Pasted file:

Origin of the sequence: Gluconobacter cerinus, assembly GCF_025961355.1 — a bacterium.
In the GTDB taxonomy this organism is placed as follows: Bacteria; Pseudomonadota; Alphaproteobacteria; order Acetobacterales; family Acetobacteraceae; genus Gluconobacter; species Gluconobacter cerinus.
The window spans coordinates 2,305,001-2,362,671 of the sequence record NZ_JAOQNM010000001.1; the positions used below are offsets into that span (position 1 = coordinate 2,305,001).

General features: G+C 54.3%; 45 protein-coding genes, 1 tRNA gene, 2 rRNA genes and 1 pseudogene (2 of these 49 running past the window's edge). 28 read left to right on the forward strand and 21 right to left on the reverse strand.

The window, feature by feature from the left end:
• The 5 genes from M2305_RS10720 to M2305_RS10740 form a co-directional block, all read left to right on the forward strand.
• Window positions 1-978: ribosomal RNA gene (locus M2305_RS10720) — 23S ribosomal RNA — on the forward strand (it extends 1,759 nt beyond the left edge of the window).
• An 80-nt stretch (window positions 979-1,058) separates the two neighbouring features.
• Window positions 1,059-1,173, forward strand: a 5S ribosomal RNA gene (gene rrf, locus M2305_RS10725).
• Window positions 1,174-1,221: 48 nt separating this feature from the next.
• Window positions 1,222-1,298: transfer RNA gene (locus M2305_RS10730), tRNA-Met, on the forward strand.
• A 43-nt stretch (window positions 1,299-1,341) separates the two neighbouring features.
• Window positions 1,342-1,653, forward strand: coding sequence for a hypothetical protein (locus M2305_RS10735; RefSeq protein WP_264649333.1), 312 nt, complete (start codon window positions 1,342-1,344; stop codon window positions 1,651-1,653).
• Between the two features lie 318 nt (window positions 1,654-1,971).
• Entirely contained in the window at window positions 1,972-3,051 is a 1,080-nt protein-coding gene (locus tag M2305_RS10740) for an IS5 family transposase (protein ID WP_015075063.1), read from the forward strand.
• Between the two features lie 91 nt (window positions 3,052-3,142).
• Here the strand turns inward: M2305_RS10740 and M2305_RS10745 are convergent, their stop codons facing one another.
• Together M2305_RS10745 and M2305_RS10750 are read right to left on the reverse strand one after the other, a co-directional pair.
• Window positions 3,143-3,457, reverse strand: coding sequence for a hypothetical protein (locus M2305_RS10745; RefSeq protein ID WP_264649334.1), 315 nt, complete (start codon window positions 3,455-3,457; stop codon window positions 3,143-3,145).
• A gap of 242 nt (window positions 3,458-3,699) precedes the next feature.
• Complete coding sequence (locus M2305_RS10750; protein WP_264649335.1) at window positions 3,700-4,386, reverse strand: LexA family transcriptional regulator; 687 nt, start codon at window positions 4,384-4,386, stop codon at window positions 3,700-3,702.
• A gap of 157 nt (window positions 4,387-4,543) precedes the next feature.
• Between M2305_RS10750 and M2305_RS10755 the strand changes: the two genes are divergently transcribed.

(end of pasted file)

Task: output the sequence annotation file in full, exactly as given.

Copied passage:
Origin of the sequence: Gluconobacter cerinus, assembly GCF_025961355.1 — a bacterium.
In the GTDB taxonomy this organism is placed as follows: Bacteria; Pseudomonadota; Alphaproteobacteria; order Acetobacterales; family Acetobacteraceae; genus Gluconobacter; species Gluconobacter cerinus.
The window spans coordinates 2,305,001-2,362,671 of the sequence record NZ_JAOQNM010000001.1; the positions used below are offsets into that span (position 1 = coordinate 2,305,001).

General features: G+C 54.3%; 45 protein-coding genes, 1 tRNA gene, 2 rRNA genes and 1 pseudogene (2 of these 49 running past the window's edge). 28 read left to right on the forward strand and 21 right to left on the reverse strand.

The window, feature by feature from the left end:
• The 5 genes from M2305_RS10720 to M2305_RS10740 form a co-directional block, all read left to right on the forward strand.
• Window positions 1-978: ribosomal RNA gene (locus M2305_RS10720) — 23S ribosomal RNA — on the forward strand (it extends 1,759 nt beyond the left edge of the window).
• An 80-nt stretch (window positions 979-1,058) separates the two neighbouring features.
• Window positions 1,059-1,173, forward strand: a 5S ribosomal RNA gene (gene rrf, locus M2305_RS10725).
• Window positions 1,174-1,221: 48 nt separating this feature from the next.
• Window positions 1,222-1,298: transfer RNA gene (locus M2305_RS10730), tRNA-Met, on the forward strand.
• A 43-nt stretch (window positions 1,299-1,341) separates the two neighbouring features.
• Window positions 1,342-1,653, forward strand: coding sequence for a hypothetical protein (locus M2305_RS10735; RefSeq protein WP_264649333.1), 312 nt, complete (start codon window positions 1,342-1,344; stop codon window positions 1,651-1,653).
• Between the two features lie 318 nt (window positions 1,654-1,971).
• Entirely contained in the window at window positions 1,972-3,051 is a 1,080-nt protein-coding gene (locus tag M2305_RS10740) for an IS5 family transposase (protein ID WP_015075063.1), read from the forward strand.
• Between the two features lie 91 nt (window positions 3,052-3,142).
• Here the strand turns inward: M2305_RS10740 and M2305_RS10745 are convergent, their stop codons facing one another.
• Together M2305_RS10745 and M2305_RS10750 are read right to left on the reverse strand one after the other, a co-directional pair.
• Window positions 3,143-3,457, reverse strand: coding sequence for a hypothetical protein (locus M2305_RS10745; RefSeq protein ID WP_264649334.1), 315 nt, complete (start codon window positions 3,455-3,457; stop codon window positions 3,143-3,145).
• A gap of 242 nt (window positions 3,458-3,699) precedes the next feature.
• Complete coding sequence (locus M2305_RS10750; protein WP_264649335.1) at window positions 3,700-4,386, reverse strand: LexA family transcriptional regulator; 687 nt, start codon at window positions 4,384-4,386, stop codon at window positions 3,700-3,702.
• A gap of 157 nt (window positions 4,387-4,543) precedes the next feature.
• Between M2305_RS10750 and M2305_RS10755 the strand changes: the two genes are divergently transcribed.